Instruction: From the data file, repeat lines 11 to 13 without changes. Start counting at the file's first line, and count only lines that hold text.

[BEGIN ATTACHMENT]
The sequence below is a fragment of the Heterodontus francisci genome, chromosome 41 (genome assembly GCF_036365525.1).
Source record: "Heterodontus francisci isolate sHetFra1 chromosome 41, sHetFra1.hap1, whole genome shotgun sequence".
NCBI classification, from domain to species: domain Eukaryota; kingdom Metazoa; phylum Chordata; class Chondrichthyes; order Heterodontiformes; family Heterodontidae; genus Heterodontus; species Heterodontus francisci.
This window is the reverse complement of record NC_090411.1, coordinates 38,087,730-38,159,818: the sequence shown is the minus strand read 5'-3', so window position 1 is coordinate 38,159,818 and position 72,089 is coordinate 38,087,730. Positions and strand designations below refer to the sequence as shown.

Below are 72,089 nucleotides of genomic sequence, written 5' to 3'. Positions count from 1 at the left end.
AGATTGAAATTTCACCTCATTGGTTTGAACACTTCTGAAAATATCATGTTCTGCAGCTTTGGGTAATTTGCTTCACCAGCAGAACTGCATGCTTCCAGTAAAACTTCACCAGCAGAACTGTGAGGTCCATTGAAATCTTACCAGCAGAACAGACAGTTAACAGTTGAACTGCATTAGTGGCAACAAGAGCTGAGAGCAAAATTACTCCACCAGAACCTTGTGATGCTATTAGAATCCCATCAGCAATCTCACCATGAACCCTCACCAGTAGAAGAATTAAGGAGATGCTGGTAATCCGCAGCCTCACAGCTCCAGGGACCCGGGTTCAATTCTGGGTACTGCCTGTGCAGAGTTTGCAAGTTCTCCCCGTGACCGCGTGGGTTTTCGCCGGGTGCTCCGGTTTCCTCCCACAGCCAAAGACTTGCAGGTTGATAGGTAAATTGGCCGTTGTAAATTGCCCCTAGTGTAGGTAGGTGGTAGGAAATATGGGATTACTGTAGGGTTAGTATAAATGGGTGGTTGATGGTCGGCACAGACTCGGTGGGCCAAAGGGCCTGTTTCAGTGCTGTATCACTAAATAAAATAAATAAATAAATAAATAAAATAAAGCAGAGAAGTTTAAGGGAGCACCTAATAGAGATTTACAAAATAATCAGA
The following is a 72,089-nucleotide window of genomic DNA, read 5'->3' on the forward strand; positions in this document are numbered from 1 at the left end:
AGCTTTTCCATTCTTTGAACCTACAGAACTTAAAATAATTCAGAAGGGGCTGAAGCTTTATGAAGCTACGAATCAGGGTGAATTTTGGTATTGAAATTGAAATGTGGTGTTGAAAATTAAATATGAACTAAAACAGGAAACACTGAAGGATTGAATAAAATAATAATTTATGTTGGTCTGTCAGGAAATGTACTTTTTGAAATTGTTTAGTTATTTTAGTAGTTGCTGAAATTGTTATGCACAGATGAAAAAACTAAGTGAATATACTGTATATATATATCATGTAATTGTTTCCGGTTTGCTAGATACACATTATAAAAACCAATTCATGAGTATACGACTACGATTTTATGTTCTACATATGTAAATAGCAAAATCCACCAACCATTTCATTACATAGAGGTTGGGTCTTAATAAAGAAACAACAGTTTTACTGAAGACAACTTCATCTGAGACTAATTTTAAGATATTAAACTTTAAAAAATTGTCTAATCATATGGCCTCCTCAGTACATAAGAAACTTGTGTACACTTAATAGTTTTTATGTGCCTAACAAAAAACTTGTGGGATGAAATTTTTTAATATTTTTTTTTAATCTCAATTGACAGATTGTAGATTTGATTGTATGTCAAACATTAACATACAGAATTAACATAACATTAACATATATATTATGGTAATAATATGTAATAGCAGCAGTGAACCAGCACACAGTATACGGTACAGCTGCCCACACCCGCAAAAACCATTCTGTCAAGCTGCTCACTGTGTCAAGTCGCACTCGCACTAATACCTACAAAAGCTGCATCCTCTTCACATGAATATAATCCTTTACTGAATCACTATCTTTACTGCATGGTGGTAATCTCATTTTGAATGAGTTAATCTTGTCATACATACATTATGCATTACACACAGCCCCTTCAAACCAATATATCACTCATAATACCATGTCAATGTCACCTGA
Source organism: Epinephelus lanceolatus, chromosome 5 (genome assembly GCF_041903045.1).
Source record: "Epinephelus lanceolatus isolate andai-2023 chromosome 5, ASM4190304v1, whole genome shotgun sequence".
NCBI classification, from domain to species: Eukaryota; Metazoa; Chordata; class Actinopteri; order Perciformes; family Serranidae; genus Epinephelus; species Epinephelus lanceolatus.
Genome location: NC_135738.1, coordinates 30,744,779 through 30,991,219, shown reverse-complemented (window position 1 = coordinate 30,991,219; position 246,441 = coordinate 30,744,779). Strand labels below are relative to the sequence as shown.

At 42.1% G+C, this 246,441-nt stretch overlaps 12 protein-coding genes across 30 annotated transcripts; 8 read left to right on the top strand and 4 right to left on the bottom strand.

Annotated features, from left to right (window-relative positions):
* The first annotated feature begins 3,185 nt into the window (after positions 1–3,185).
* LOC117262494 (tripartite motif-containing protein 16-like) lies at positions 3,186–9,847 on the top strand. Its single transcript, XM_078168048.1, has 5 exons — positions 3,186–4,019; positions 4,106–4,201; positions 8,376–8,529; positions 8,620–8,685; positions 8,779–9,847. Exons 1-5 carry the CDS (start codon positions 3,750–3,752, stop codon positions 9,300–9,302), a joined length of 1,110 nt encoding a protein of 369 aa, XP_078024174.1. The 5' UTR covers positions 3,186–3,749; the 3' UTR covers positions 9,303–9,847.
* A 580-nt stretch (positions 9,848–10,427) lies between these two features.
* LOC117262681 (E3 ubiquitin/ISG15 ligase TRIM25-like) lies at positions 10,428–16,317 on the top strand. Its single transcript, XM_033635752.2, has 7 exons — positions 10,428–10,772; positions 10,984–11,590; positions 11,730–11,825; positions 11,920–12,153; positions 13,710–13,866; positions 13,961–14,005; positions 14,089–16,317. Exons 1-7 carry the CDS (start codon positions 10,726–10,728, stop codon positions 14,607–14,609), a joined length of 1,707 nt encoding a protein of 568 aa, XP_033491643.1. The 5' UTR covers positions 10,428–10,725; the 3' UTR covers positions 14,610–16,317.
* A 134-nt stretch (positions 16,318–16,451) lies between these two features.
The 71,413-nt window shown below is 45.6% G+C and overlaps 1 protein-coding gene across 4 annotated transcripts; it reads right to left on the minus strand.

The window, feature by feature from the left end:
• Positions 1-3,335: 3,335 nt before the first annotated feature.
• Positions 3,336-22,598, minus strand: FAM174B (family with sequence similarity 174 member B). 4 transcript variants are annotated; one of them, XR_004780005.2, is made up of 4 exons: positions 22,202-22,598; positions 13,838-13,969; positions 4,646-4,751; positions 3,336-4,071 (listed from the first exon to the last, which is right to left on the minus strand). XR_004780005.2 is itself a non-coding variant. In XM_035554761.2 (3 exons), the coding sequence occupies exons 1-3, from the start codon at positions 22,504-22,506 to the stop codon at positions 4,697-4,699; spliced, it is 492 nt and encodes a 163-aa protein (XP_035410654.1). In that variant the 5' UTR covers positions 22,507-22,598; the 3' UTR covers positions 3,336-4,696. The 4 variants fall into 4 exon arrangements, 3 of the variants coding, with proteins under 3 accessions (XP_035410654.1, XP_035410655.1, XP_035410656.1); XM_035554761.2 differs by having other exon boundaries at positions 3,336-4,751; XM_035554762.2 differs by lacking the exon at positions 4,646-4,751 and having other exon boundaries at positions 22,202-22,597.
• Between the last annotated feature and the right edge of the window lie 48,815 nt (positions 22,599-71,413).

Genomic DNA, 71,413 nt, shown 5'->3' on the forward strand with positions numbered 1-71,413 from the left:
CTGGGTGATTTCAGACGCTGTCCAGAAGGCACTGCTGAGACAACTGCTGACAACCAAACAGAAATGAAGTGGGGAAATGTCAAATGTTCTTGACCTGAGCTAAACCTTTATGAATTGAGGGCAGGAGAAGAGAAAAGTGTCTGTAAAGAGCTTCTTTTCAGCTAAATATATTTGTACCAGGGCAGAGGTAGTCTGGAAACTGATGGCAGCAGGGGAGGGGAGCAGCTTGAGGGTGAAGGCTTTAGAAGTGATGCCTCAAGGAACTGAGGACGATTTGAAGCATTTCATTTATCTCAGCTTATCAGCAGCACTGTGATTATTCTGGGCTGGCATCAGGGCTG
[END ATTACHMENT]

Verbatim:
NCBI classification, from domain to species: Eukaryota; Metazoa; Chordata; class Actinopteri; order Perciformes; family Serranidae; genus Epinephelus; species Epinephelus lanceolatus.
Genome location: NC_135738.1, coordinates 30,744,779 through 30,991,219, shown reverse-complemented (window position 1 = coordinate 30,991,219; position 246,441 = coordinate 30,744,779). Strand labels below are relative to the sequence as shown.

At 42.1% G+C, this 246,441-nt stretch overlaps 12 protein-coding genes across 30 annotated transcripts; 8 read left to right on the top strand and 4 right to left on the bottom strand.